A Foot in the Doctor’s Door
Take a good hard look at your toenails. are any of them flaky, yellow, and cracked? Then you, too, might be suffering from the heartbreak of onychomycosis.
No smirking please. Onychomycosis is an ugly fungal infection afflicting the toes of more than 35 million Americans. On occasion, it can be excruciatingly painful. More commonly, however, the disease turns toenails into unappetizing strips of calcified decay. Yech.
But what makes onychomycosis so infectiously intriguing is not its tendency to attack toenails while leaving fingernails untouched, nor its stubbornness in taking root in nail beds. No, what truly makes this parasite provocative is its profitability. In barely seven years, treating onychomycosis has grown into a business worth hundreds of millions of dollars annually for Novartis, one of the world’s largest pharma firms. Millions of people have paid roughly $1,000 – more than $100 per infected toe – for pills made by Novartis that rid them of the evil fungus causing this unappealing condition. That’s real money.
Remember, we’re not talking baldness, depression, or erectile dysfunction here; we’re talking toenails. “Toenail tech” is so utterly devoid of any charm or sex appeal that the ability to turn a toenail treatment into a fast-growth, high-margin business says something important about the nature of innovation.
Novartis’s toenail triumph is particularly illuminating because its original innovation salvo seriously misfired. When the firm launched its first marketing campaign for its new drug Lamisil in 1997, it made a crucial analytical error that nearly condemned the medication to marginality. In the end, Lamisil’s rebound and ultimate success required Novartis to ignore its most obvious selling point.
Novartis launched Lamisil with the advertising slogan “Let your feet get naked.” As Lamisil brand director Christine Sakdalan puts it, “The most intuitive insight was this was a very ugly disease – it looks ugly and feels ugly. That was what the research way back when emphasized, and we went with it. That was the low-hanging marketing fruit for us.”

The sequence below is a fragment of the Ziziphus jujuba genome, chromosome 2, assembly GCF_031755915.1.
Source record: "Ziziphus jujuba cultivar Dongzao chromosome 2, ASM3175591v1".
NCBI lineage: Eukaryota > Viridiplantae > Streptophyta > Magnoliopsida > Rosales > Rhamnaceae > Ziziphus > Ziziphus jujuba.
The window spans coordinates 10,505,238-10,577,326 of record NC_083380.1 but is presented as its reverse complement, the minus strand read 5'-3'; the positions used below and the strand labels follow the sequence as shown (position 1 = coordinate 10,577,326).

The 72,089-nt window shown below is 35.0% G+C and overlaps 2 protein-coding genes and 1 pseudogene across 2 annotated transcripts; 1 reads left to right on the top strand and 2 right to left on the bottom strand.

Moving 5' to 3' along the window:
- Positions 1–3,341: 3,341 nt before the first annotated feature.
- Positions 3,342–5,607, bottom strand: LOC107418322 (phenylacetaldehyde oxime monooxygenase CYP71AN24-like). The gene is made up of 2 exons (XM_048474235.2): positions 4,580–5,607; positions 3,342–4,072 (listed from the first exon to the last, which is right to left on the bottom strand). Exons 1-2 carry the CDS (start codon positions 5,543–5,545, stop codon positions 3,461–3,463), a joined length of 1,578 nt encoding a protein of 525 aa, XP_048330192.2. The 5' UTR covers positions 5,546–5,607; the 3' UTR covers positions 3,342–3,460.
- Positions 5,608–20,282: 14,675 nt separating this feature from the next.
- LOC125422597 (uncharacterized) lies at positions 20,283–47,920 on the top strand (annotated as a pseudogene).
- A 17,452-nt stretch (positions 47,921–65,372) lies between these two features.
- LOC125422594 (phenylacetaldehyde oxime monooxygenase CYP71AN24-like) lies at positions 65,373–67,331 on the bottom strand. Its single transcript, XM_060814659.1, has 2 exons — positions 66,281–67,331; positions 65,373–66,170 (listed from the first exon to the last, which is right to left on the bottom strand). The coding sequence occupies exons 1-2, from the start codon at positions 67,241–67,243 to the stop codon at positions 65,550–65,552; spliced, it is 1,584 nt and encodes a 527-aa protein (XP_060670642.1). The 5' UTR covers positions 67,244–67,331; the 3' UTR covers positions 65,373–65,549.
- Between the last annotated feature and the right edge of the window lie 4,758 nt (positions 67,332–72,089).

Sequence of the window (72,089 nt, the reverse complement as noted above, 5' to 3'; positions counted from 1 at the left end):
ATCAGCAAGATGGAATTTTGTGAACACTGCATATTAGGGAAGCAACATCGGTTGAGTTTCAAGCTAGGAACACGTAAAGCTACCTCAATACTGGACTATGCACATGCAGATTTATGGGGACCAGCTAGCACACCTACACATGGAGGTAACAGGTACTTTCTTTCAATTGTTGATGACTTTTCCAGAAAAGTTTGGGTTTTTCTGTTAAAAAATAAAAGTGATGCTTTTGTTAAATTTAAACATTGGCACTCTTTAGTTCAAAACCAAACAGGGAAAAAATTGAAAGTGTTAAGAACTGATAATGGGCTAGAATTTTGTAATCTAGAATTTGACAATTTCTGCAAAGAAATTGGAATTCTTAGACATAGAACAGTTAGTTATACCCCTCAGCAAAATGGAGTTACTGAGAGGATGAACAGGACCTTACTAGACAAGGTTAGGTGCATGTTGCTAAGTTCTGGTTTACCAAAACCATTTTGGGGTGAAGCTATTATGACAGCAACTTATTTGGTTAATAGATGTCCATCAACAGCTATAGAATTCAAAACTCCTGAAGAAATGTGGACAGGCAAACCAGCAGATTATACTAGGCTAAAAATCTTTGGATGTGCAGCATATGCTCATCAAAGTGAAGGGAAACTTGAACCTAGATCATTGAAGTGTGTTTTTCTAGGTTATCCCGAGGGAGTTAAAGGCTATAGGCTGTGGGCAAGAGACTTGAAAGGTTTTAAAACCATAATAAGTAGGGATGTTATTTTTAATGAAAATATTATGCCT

The campaign succeeded in raising both consumer awareness and response. Unfortunately for Novartis, all this publicity failed dramatically to translate into the desired revenues. Why? Because the overwhelming majority of doctors didn’t see beautiful “naked feet” as a medical goal worthy of their prescriptions.
“[After-launch] research revealed a fundamental disconnect between patients and physicians that needed to be closed,” Novartis chief marketing officer Kurt Graves observed in a trade magazine article. “Patients didn’t realize the cause of the condition or the potential seriousness. Physicians, who had never heard from patients about their nail condition, didn’t believe it was a problem and saw it more as a cosmetic issue that could be self-managed or treated with over-the-counter medications.” In other words, Lamisil’s future commercial success depended less on the patient’s aesthetic desires than on the physician’s perception of medical need.
Consequently, Novartis completely repacked, repositioned, and remarketed Lamisil. Beauty became the happy by-product of Lamisil’s new promise: killing a stubborn and potentially painful fungal infection. Doctors were asked to be doctors treating an infectious threat rather than beauticians preparing people for summer’s barefoot strolls. Not incidentally, stressing the medical over the cosmetic elements helped many possible Lamisil users feel less self-conscious about complaining to their physicians about tender toenails.
The clearest indication that the repositioning was succeeding came when the female-to-male ratio among Lamisil users quickly shifted from 70:30 to 50:50. Men typically care far less about how their toenails look than women do. Decosmeticizing Lamisil made it a more “serious” medication for doctors to prescribe.
The cynical interpretation of Lamisil’s success is that creative advertising and promotion can turn even a toenail therapy into a bestseller. There’s almost a billion dollars’ worth of truth in that. But as with Lamisil’s initial marketing campaign, the obvious conclusion is misleading.
The better story here is that Novartis corrected a huge marketing innovation error by learning – and relearning – that it needed to appeal to the medical community’s sense of professional self, not just the Lamisil user’s sense of vanity. In truth, the most important learning about innovation adoption almost always takes place after a product has been launched – not before. More often than not, innovators discover the real obstacles to their success – and the opportunities for growth – months or even years after introducing a new technology.
Does Lamisil represent a medical breakthrough for innovators to emulate? Absolutely not. But the ability to innovatively rebrand, reposition, and profitably rechannel a $1,000 medication for toenails most assuredly does.
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